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Marginal Costs of Managing Endangered Species:The Case of the Red-Cockaded Woodpecker

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  • Hyde, William F.
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    Abstract

    This case study of red-cockaded woodpecker management in the Croatan National Forest in North Carolina demonstrates that a schedule of opportunity costs for endangered species management (1) is easy to calculate and (2) can help clarify management and policy alternatives The study also shows that the greatest gains from biological research Will come from Improved understandmg of how the woodpecker chooses new habitat Finally, It shows, In this case, management of endangered species need not impose large costs on society

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    Bibliographic Info

    Article provided by United States Department of Agriculture, Economic Research Service in its journal Journal of Agricultural Economics Research.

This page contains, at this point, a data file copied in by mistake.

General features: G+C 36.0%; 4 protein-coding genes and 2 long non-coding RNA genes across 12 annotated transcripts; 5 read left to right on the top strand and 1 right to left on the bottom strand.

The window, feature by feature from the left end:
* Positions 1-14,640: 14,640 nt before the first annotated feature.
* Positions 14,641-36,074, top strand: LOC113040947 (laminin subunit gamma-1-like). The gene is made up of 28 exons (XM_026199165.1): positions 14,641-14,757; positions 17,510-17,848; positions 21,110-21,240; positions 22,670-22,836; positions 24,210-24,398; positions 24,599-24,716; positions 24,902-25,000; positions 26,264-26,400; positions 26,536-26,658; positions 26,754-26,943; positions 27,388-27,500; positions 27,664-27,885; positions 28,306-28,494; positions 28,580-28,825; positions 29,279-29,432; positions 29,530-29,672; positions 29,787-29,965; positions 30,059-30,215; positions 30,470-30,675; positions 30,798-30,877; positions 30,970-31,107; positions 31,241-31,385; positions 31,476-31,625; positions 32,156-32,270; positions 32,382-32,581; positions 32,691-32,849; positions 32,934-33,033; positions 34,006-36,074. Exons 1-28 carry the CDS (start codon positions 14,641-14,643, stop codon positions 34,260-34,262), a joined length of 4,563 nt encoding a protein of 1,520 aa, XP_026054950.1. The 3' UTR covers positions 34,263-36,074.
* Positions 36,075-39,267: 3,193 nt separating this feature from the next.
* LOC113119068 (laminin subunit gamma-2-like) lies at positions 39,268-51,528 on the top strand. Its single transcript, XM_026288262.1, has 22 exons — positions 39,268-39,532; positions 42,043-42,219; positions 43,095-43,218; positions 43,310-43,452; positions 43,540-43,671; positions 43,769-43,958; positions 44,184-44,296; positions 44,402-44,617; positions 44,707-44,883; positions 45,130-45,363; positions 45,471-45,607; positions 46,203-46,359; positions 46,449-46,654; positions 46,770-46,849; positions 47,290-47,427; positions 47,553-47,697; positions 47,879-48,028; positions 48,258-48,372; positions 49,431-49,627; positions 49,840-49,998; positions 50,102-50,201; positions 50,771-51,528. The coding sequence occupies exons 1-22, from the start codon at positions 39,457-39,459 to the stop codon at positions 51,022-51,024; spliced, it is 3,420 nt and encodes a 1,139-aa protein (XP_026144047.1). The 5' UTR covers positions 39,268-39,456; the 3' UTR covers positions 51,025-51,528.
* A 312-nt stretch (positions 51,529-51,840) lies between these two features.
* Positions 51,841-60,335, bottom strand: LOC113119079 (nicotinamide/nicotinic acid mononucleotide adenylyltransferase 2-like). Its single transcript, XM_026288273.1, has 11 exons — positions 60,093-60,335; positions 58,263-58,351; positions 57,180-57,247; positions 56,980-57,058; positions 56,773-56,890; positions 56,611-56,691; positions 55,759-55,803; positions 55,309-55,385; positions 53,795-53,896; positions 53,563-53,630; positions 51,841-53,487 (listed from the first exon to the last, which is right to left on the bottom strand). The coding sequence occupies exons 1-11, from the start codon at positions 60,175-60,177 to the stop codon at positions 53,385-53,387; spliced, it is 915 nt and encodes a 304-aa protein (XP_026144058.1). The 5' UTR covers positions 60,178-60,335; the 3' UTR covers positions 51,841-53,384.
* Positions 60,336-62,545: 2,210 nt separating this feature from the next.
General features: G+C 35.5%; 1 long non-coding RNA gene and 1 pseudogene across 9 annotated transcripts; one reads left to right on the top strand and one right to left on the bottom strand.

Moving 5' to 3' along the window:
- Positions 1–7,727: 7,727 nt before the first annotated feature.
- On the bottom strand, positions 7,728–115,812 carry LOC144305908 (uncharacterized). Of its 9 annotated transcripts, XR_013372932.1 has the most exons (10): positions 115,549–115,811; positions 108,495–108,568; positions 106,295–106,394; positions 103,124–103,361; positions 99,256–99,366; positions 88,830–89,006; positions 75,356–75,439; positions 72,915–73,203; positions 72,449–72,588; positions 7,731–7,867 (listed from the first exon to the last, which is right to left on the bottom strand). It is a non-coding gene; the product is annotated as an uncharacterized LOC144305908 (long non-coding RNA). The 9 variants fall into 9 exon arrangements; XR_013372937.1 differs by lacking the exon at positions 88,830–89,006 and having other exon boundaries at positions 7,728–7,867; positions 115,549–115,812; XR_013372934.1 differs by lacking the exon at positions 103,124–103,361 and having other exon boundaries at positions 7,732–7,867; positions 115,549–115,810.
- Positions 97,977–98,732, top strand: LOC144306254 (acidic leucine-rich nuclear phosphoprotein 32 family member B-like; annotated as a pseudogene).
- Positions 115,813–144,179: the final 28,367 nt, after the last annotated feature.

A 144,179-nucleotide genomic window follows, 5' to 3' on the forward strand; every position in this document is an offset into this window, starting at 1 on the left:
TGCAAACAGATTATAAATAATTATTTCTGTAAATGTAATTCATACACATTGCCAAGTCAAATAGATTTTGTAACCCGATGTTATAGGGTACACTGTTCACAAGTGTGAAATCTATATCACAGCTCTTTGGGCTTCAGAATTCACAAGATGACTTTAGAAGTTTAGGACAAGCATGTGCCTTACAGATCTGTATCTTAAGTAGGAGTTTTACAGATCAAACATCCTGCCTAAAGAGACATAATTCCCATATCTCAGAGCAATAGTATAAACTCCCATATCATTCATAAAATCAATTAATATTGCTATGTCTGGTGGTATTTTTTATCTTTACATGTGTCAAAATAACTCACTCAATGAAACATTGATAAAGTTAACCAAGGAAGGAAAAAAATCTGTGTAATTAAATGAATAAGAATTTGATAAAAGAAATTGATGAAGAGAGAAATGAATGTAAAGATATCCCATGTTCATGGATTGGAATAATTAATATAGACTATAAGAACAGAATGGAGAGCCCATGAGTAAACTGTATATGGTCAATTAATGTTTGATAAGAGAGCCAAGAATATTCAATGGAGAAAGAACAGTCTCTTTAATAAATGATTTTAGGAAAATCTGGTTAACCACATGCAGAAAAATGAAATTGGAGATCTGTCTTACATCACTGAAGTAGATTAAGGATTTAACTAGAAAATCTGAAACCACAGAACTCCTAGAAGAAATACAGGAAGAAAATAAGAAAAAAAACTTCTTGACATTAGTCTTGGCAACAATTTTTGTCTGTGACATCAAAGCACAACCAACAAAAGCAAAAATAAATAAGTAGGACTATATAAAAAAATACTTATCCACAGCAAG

Volume (Year): (1989)
    Issue (Month): 2 ()
    Pages:

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    Handle: RePEc:ags:uersja:138176

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    Keywords: Endangered species; red-cockaded woodpecker; Environmental Economics and Policy; Risk and Uncertainty;

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    Cited by:
    1. Haddock, Janet & Tzanopoulos, Joseph & Mitchley, Jonathan & Fraser, Rob, 2007. "A method for evaluating alternative landscape management scenarios in relation to the biodiversity conservation of habitats," Ecological Economics, Elsevier, vol. 61(2-3), pages 277-283, March.
    2. Liao, Xianchun & Zhang, Yaoqi, 2008. "Economic impacts of shifting sloping farm lands to alternative uses," Agricultural Systems, Elsevier, vol. 97(1-2), pages 48-55, April.
    3. Daniel McKenney, 1998. "Resource Economists Should Do More Cost Analysis and Less Benefit Analysis," Working Papers in Ecological Economics 9801, Australian National University, Centre for Resource and Environmental Studies, Ecological Economics Program.
    4. Polasky, Stephen & Costello, Christopher & McAusland, Carol, 2004. "On trade, land-use, and biodiversity," Journal of Environmental Economics and Management, Elsevier, vol. 48(2), pages 911-925, September.
    5. Cullen, Ross & Moran, Emma & Hughey, Kenneth F.D., 2005. "Measuring the success and cost effectiveness of New Zealand multiple-species projects to the conservation of threatened species," Ecological Economics, Elsevier, vol. 53(3), pages 311-323, May.

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